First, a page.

Tim Allott

Tim Allott

Prof

Personal profile

Overview

Tim is a physical geographer with expertise in environmental hydrology, palaeolimnology, aquatic and peatland environments. He has published widely on pollution studies, water quality change, environmental restoration and the dynamics of peatland ecosystems.  Tim has been PI on major grants from bodies including NERC, DEFRA and the Environment Agency, and has produced over 80 reports for non-academic organisations. He currently teaches courses on 'Hydrology and Catchment Systems' and 'Environmental Restoration.'

 

Positions Held

  • 2014-2017     Head of School of Environment, Education and Development, University of Manchester
  • 2013-      Professor of Physical Geography, University of Manchester
  • 2009-2014  Director of Research, Geography, University of Manchester
  • 2004-2006  Head of Geography, School of Environment and Development, University of Manchester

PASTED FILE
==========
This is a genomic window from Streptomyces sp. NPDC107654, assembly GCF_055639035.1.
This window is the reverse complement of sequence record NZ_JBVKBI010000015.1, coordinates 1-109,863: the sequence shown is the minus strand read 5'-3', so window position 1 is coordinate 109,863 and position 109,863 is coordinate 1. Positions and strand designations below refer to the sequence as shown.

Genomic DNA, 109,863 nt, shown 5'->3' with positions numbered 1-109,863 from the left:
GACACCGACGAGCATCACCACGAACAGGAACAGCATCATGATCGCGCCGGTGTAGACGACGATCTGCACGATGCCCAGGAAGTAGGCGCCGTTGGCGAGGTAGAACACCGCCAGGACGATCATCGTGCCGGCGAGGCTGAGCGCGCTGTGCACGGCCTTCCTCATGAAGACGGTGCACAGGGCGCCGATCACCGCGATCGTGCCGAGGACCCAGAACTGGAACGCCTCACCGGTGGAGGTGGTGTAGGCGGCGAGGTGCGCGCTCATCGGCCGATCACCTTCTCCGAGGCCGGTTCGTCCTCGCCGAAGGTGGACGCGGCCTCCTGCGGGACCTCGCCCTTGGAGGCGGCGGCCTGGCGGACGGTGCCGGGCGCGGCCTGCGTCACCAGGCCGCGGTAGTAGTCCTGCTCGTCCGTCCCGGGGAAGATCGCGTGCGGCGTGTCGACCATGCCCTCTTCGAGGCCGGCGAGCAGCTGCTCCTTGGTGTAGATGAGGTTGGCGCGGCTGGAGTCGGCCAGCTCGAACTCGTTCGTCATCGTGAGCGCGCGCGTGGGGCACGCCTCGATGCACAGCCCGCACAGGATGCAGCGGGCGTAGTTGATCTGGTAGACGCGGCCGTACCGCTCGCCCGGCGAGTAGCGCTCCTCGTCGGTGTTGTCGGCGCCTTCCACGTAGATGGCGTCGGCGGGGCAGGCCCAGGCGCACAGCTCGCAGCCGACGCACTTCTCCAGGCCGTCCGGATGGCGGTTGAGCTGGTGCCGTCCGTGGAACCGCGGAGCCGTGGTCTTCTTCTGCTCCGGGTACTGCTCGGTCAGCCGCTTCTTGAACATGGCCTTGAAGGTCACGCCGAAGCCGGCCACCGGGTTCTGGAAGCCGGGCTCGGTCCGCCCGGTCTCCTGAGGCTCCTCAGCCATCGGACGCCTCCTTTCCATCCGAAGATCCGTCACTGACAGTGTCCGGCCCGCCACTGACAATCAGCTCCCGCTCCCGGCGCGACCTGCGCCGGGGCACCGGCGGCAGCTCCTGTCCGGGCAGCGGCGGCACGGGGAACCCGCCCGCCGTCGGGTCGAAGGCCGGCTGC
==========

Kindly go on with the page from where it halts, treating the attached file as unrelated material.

• 2001-2003  Director of Research, School of Geography, University of Manchester
  • 2000-2013 Reader in Physical Geography, University of Manchester
  • 1992-1999  Lecturer in Environmental Change and Deputy Director, Environmental Change Research Centre, University College London

Research interests

Tim is a physical geographer with expertise in environmental hydrology, palaeolimnology, aquatic and wetland environments. His research focuses on anthropogenic impacts on upland landscapes and the management and restoration of degraded freshwater and peatland landcapes.

Research on water quality changes in upland freshwaters has focused on the impacts of air pollution and the extent to which acidified and metal polluted streams and lakes can recover. This has included early evidence that acidification is a reversible process, evaluations of the impacts of nitrogen deposition on upland waters, and new understandings of the mobility of metal pollution in freshwaters. Work on the degradation and restoration of blanket peat systems has led to assessments of peat revegetation processes, evaluations of the hydrological impacts of erosion and restoration and assessments of the role of fluvial carbon fluxes to greenhouse gas budgets.